One of the first changes I wanted to make when I started this journey of self improvement, was to have more confidence. Everything I heard and read was something like “people are attracted to confidence” or “everything stems from confidence”, or when you have confidence “doors of opportunity will open.”
Google defines confidence as “a feeling of self-assurance arising from one’s appreciation of one’s own abilities or qualities.”
“So how do I get confidence?” I wondered.
How do I gain this “self-assurance” when I have none? It felt like every other chicken and egg scenario: getting a job without experience, spending money to make money, etc.
My first thought was practice. I’ll just practice being confident. I’ll fake it until I make it. While I believe that this can improve your mindset, there is one thing that can help even more.
According to Google, courage is defined as “the ability to do something that frightens one”. You’re acknowledging that fear but moving past it. I feel this is the core of building confidence and have found that the better you are at facing your fears about one thing, the easier is it to transfer that courage to other areas.
For me, improv helped tremendously with building courage. Facing the fear of messing up a scene is something I had to work hard to overcome when I first started improv. I was fearful of the unknown in the middle of that stage. I would get stuck in my head worrying and stressing over doing the right thing.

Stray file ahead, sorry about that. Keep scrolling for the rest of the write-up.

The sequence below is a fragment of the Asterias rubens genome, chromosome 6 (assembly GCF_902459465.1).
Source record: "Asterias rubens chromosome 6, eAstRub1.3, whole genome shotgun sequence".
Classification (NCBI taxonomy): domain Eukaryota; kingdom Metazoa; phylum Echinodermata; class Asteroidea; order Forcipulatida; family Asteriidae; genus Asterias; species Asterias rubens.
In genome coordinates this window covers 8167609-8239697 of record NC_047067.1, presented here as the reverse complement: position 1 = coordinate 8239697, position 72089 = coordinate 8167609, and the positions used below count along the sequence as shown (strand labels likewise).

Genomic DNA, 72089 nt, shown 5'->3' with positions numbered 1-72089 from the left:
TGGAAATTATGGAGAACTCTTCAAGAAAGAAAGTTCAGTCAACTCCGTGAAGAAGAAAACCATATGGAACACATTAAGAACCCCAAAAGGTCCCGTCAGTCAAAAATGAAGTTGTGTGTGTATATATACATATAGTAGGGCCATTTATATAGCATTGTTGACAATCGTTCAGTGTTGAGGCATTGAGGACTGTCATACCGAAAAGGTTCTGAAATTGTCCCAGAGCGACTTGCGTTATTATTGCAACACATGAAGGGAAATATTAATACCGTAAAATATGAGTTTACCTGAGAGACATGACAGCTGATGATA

The more I forced myself to step out on stage, the less fearful I became. I was building proof to myself that my fear was unfounded and made up in my head.
So how do I build courage
- Acknowledge that fear. It’s there, but it’s in your brain. Your brain is telling you “hey I don’t know about this.” “Something bad could happen”. It’s a defense mechanism to keep you safe. The fear of doing something is often harder than actually doing it.
“I learned that courage was not the absence of fear, but the triumph over it. The brave man is not he who does not feel afraid, but he who conquers that fear.” – Nelson Mandela
- Accept that you might fail, but refute failure. It’s going to be hard to pick yourself up after you fail. It might even sting a little. For me this was one of the toughest challenges. Be OK with failing.
“Success is not final, failure is not fatal: it is the courage to continue that counts.” – Winston Churchill
- Try a lot. This reinforces that failure is something you can overcome. Soon, you won’t be afraid of failure. The activity that once scared you will be common, like tying your shoes.
“The secret to happiness is freedom… And the secret to freedom is courage.” – Thucydides
- Shift your focus. Choose to dwell on something other than the thing that scares you. In improv, this could be deep listening or being ready to step out and support your team. In public speaking, this could be focusing on the content of your presentation and how your audience will benefit from it vs the fear of speaking.
“It is during our darkest moments that we must focus to see the light.” – Aristotle
Building confidence will happen if you work hard enough. The real hurdle is getting started and taking that first step. It’s facing fear over and over with courage that builds confidence. Forget “how do I build confidence?” The real question is “how do I build courage?”